As for you, my flock, this is what the Sovereign LORD says: ‘I will judge between one sheep and another, and between rams and goats.’ (Ezekiel 34:17).Compare this to what Jesus taught about the last day, referring to himself here, as at other times, as "the Son of Man":
When the Son of Man shall come in his glory, and all the holy angels with him, then shall he sit upon the throne of his glory. And all nations shall be gathered before him, and he shall separate them one from another, as a shepherd separates his sheep from the goats. (Matthew 25:31-32)Ezekiel’s prophecy is lengthy; it is well worth reading all of Ezekiel 34 in this context. It ends with “David” (King Messiah) ruling over the people. In Ezekiel’s prophecy, "David" the Messiah may simply be God's right hand: when God says “I do this”, the Messiah is actually the one through whom God works. The distinction is not always clear between God's actions and the Messiah's.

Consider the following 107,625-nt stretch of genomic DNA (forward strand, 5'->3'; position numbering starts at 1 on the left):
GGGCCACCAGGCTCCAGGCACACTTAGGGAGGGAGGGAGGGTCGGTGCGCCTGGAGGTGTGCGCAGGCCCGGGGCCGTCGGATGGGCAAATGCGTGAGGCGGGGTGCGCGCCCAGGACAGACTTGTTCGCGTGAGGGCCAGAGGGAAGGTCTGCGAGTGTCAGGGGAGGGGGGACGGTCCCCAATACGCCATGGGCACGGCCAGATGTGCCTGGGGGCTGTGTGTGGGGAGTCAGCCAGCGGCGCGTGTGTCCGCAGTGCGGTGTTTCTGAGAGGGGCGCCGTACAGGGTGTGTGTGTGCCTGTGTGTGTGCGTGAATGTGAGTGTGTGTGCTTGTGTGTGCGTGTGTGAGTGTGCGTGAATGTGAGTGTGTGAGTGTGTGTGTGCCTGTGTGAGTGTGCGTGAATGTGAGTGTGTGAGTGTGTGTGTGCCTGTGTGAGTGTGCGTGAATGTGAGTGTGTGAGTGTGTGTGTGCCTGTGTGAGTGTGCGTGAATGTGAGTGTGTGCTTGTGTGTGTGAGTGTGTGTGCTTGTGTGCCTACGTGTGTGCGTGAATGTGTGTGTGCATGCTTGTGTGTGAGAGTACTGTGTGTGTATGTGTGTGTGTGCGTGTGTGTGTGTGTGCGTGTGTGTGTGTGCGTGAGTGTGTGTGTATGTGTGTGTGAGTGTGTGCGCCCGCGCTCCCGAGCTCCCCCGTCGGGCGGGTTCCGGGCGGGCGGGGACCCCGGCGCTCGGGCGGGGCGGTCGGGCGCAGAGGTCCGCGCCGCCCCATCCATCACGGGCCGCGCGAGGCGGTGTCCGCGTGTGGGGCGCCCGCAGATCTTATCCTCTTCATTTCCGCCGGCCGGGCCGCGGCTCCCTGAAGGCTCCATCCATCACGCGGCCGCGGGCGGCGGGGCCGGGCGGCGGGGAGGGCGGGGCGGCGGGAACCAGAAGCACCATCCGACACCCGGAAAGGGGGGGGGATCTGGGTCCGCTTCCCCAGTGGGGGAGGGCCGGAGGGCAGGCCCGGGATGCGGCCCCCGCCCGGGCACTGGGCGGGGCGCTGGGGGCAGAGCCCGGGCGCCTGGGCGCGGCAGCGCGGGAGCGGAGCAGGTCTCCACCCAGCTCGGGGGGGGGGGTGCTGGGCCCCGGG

Here again, when Jesus refers back to that prophecy, he places himself as the judge -- and as the only one in all of human history in that position.Plainly enough, Jesus' claim to be the one who, at the end of history, will judge the world is a claim to uniqueness. But it goes beyond mere uniqueness. In the passage Jesus refers to as background -- a passage which would have been known to those who originally heard him -- it is the LORD -- God himself -- who is said to be the judge. Again, to say the least, the distinction is not always clear between God's actions and the Messiah's.